the witness waited at least six years before telling her mother about the alleged incidents. This Court has
permitted the use of similar bad acts evidence even when it was not proved at trial or resulted in an
acquittal. See, e.g., People v Gibson, 219 Mich App 530, 533; 557 NW2d 141 (1996).
Furthermore, the trial court informed the jury in this case that defendant had not been charged or
convicted in connection with those allegations and that the witness did not report the alleged molestation
by defendant until she was twelve or thirteen years old. Therefore, the jury could consider those facts in
determining the weight to be given to the testimony. Finally, in its closing instructions, the trial court
cautioned the jury that the other bad acts evidence could only be used to show that defendant used a
plan, system or characteristic scheme and that the evidence could not be used for purposes of showing
that defendant was a bad person or that he was likely to commit crimes. Therefore the trial court did
not abuse its discretion by admitting the other bad acts evidence for purposes of showing a common
plan or scheme under MRE 404(b).
We recognize that this Court dealt with a somewhat similar situation in People v Starr, 217
Mich App 646; 553 NW2d 25 (1996), lv granted 454 Mich 877 (1997). Starr also involved a
prosecution for CSC I and other bad acts evidence of uncharged misconduct: testimony by defendant’s
half sister about innumerable sexual acts including “rape” having been inflicted upon her by the
defendant over a period when she was aged four to thirteen (according to the defendant’s brief) or
when she was aged three to adult (according to the prosecutor’s brief). Id. at 647. A majority of the
Starr panel, over Judge Markey’s dissent, stated:
We conclude that these allegations of similar acts were so horrendously prejudicial as to
require their suppression as being more prejudicial than probative. This was not a
skunk in the jury box. It was a pig farm. No trier of fact could have been unswayed by
the depiction of this depravity in assessing discrete claims of the “bad man’s” guilt.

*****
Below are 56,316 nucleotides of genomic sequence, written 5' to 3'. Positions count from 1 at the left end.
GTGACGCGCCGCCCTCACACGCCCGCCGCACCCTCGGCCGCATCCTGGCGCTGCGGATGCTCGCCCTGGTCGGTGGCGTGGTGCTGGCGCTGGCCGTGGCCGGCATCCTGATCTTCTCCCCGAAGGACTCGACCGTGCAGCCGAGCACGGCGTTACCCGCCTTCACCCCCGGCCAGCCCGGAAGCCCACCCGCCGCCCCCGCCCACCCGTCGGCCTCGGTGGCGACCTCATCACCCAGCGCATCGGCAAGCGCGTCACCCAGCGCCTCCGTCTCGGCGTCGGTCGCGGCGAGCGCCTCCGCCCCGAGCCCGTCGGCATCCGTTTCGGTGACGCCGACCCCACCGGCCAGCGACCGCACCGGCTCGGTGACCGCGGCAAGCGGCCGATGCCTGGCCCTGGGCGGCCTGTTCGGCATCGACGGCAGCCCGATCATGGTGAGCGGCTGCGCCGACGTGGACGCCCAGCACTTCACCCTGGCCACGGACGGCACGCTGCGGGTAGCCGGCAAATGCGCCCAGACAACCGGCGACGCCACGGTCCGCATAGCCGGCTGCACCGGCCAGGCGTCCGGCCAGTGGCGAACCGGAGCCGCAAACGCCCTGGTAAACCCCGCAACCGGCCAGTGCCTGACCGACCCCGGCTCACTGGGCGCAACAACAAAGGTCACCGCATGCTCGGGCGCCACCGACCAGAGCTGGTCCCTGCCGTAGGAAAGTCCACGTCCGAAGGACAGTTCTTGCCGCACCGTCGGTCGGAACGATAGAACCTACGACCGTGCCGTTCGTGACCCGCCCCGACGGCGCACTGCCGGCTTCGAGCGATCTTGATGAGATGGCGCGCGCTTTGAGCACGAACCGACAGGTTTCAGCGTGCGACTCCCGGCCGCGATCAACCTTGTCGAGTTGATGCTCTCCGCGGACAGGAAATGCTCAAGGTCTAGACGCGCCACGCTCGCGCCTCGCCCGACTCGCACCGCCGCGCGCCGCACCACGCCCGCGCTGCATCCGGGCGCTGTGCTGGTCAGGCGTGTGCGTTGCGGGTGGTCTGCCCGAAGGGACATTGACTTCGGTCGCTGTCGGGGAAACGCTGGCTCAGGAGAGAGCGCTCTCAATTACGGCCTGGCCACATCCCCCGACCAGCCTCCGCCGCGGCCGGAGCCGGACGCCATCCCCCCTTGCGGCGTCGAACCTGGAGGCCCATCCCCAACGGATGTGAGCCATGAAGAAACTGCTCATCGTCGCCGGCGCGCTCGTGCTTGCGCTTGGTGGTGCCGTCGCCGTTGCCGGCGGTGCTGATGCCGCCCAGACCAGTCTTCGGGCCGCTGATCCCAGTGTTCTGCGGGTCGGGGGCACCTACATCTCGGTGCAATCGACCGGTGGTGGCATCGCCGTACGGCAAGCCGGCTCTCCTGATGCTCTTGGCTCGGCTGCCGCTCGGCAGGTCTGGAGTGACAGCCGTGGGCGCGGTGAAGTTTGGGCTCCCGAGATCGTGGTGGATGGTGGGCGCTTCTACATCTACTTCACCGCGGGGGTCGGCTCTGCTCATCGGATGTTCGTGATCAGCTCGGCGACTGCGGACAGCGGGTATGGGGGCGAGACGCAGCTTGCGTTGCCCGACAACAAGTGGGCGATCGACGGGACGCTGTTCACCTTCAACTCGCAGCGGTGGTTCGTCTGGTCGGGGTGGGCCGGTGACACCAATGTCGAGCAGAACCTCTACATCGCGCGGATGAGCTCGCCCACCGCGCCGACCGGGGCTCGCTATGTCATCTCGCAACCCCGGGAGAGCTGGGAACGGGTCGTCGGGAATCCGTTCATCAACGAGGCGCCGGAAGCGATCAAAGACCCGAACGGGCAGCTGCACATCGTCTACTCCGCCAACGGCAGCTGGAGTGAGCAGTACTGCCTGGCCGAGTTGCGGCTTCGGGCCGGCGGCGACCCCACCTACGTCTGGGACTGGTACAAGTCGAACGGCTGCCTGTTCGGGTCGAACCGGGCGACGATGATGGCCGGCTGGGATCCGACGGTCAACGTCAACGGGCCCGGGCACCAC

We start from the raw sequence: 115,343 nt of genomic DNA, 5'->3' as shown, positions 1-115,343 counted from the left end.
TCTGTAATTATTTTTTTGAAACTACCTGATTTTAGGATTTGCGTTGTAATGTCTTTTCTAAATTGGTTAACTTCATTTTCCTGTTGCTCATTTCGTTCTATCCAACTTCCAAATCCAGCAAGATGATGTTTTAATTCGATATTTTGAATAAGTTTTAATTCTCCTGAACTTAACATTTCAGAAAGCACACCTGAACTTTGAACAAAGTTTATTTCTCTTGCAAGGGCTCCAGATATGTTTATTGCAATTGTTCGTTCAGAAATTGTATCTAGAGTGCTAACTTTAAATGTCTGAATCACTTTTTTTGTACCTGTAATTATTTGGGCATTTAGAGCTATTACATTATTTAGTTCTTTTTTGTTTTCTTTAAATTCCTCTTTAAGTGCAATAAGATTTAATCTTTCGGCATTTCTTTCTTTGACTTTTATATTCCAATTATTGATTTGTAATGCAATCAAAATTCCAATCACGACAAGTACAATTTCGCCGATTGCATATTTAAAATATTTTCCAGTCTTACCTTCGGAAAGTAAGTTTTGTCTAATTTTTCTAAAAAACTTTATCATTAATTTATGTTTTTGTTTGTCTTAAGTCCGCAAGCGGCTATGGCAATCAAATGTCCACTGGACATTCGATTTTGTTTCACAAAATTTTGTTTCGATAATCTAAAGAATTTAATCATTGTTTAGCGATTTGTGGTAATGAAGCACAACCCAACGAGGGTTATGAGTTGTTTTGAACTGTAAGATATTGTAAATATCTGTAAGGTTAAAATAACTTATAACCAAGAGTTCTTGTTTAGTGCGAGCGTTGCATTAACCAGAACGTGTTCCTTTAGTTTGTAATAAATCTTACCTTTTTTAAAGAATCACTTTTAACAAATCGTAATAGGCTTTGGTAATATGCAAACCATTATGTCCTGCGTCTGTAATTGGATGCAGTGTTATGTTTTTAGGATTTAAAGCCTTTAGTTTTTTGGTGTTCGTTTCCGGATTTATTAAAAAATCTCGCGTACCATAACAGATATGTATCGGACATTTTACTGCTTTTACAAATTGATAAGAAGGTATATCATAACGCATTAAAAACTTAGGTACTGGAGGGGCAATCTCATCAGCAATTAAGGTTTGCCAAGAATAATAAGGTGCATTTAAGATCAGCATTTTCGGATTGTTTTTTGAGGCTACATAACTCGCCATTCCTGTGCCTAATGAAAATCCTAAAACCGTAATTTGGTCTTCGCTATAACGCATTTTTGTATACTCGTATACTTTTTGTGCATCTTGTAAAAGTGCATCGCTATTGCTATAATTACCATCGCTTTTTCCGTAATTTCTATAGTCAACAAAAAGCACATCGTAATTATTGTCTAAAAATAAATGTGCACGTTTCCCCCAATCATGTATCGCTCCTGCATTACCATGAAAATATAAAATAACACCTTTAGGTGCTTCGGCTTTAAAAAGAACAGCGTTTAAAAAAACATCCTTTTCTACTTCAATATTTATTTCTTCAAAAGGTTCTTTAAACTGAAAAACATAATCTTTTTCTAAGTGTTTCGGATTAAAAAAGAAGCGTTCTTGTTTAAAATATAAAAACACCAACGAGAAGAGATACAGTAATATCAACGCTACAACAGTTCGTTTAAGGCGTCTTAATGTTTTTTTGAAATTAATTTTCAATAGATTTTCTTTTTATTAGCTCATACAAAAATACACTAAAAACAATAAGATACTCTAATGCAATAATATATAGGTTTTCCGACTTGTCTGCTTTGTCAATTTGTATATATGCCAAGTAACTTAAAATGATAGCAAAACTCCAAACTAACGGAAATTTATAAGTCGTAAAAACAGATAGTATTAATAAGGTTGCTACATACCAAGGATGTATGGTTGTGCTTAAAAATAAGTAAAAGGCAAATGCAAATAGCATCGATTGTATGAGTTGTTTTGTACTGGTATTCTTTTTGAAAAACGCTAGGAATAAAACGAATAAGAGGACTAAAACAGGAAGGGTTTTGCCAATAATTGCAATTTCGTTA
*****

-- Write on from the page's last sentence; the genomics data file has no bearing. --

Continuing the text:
[Starr, supra, at 647-648.]
The Court’s emphasis in Starr was upon the “horrendously prejudicial” nature of the other bad
acts evidence; the Court’s conclusion was that this evidence was “so inflammatory and so prejudicial
that the probative value was clearly outweighed.” Id. Here, applying the weighing process mandated
by the third of the VanderVliet tests, we do not find the other bad acts evidence to have been so
prejudicial as to substantially outweigh its probative value. Clearly, the evidence was logically relevant,
and we do not find it to have been “horrendously prejudicial.”
III. Custodial Interrogation
Defendant claims that the trial court erred by permitting a police officer to testify regarding
defendant’s alleged confession because the police officer did not give defendant a Miranda warning.
Miranda warnings are not required unless the accused is subject to a custodial interrogation. People v
Anderson, 209 Mich App 527, 532; 531 NW2d 780 (1995). A custodial interrogation is a
questioning initiated by law enforcement officers after the accused has been taken into custody or
otherwise deprived of his freedom of action in any significant way. Miranda v Arizona, 384 US 436,
444; 86 S Ct 1602; 16 L Ed 2d 694 (1966); People v Mayes (After Remand), 202 Mich App 181,
190; 508 NW2d 161 (1993). All of the surrounding facts and circumstances must be examined to
determine whether the defendant was in custody at the time of the interrogation. Id. The central
question is whether the accused reasonably could have believed that he or she was not free to leave.
Id. The ultimate question of whether a person is in custody, and thus entitled to Miranda warnings
before being interrogated by law enforcement officers, is a mixed question of law and fact that must be
answered independently by the reviewing court after de novo review. People v Mendez, 225 Mich
App 381, 382; 571 NW2d 528 (1997). A reviewing court will defer to the trial court’s finding of
historical fact absent clear error. Id.
The trial court properly concluded that defendant was not “in custody” at the time that he made
the inculpatory statements to the police officer. Courts are reluctant to find custodial circumstances
where interrogation occurs in familiar, neutral surroundings, such as the suspect’s home. See Mayes,
supra at 196 (Corrigan, J., concurring). In this case, the police officer interviewed defendant in a
familiar environment, defendant’s own home. There is no indication that the police officer, who was in
plain clothes and driving an unmarked car, physically or verbally coerced or pressured defendant during
their conversation. Moreover, the interview was fairly short. When defendant was asked at trial